Longitudinal study examines rates of MCI and dementia in people with essential tremor

NewsGuard 100/100 Score

Essential tremor, a nervous system disorder that causes rhythmic shaking, is one of the most common movement disorders. A new study published in the Annals of Neurology reveals details on the increased risk of mild cognitive impairment (MCI) and dementia that individuals with essential tremor may face.

The research represents the longest available longitudinal prospective study of rates of MCI and dementia in people with essential tremor. The study enrolled 222 patients, 177 of whom participated in periodic evaluations over an average follow-up of 5 years.

Investigators observed a cumulative prevalence of 26.6% and 18.5% for MCI and dementia, respectively. They also noted a cumulative incidence of 18.2% and 11.2% for MCI and dementia, respectively. Each year, 3.9% of patients with normal cognition "converted" to having MCI, and 12.2% of those with MCI "converted" to having dementia.

We know from related research that the presence of cognitive impairment in patients with essential tremor has meaningful clinical consequences. For example, patients with essential tremor who are diagnosed with dementia are more likely to need to use a walker or wheelchair, to employ a home health aide, and to reside in non-independent living arrangements than are patients with essential tremor without dementia. With this in mind, the findings of the present study highlight the importance of cognitive screening and monitoring in patients with essential tremor. Early detection of impairment may provide opportunities for interventions that may slow further cognitive decline and improve the quality of life of patients and their families."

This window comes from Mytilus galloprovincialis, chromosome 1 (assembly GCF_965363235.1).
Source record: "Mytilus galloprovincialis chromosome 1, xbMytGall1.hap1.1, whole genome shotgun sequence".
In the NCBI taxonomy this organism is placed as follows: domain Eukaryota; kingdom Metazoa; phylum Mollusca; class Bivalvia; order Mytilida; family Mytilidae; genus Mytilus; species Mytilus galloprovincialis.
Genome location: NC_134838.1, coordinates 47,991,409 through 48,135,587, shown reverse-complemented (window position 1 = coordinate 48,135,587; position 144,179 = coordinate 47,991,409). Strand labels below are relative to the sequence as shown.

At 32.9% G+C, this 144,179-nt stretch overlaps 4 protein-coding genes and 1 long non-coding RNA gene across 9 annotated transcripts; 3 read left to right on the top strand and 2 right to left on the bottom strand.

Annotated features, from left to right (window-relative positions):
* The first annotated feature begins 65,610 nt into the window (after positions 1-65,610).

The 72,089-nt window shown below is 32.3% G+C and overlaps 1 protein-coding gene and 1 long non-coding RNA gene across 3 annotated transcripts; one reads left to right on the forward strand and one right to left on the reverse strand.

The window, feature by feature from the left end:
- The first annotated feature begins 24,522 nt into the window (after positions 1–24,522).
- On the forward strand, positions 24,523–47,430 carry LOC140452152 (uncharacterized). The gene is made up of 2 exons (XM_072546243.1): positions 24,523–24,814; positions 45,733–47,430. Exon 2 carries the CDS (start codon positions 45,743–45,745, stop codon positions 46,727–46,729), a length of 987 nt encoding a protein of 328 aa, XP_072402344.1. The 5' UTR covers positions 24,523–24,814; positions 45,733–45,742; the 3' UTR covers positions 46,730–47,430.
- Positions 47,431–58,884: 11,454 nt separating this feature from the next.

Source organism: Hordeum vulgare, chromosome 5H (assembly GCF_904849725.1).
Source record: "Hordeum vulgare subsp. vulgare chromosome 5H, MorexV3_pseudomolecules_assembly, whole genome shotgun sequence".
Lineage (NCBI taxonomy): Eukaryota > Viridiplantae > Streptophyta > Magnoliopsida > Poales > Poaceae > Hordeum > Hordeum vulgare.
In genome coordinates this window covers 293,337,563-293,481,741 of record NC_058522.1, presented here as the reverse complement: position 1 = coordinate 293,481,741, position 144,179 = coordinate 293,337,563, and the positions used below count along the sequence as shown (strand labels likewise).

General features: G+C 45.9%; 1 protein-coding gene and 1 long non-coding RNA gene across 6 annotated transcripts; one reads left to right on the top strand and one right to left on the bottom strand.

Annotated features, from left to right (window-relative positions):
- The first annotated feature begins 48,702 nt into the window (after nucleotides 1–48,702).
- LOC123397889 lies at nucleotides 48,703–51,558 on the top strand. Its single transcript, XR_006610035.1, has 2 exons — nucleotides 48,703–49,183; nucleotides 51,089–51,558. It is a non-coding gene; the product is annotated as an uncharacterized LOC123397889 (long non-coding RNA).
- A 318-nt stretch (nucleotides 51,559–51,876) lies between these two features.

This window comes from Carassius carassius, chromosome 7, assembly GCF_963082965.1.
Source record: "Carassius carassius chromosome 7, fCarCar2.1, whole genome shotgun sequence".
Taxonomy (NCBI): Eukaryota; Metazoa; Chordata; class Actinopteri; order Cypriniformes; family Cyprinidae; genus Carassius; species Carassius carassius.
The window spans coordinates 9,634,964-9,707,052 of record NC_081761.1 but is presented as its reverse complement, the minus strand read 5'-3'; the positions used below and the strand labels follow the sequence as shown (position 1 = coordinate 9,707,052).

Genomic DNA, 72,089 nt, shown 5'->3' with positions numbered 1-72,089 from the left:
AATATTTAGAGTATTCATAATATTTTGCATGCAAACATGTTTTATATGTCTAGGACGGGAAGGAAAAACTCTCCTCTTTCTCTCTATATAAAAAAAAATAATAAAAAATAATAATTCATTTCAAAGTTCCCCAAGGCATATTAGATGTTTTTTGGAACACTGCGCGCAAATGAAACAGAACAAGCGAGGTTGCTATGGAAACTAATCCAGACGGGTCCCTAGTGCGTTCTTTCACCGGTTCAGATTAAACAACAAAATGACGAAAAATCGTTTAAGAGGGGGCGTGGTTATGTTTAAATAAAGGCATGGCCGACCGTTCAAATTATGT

Elan D. Louis, MD, MS, corresponding author of the University of Texas Southwestern Medical Center

Journal reference:

Ghanem, A., et al. (2024) Prevalence of and Annual Conversion Rates to Mild Cognitive Impairment and Dementia: Prospective, Longitudinal Study of an Essential Tremor Cohort. Annals of Neurology. doi.org/10.1002/ana.26927.


The opinions expressed here are the views of the writer and do not necessarily reflect the views and opinions of News Medical.
Post a new comment

While we only use edited and approved content for Azthena answers, it may on occasions provide incorrect responses. Please confirm any data provided with the related suppliers or authors. We do not provide medical advice, if you search for medical information you must always consult a medical professional before acting on any information provided.

Your questions, but not your email details will be shared with OpenAI and retained for 30 days in accordance with their privacy principles.

Please do not ask questions that use sensitive or confidential information.

Read the full Terms & Conditions.

You might also like...
New algorithm enhances deep brain stimulation for Parkinson's by targeting specific symptoms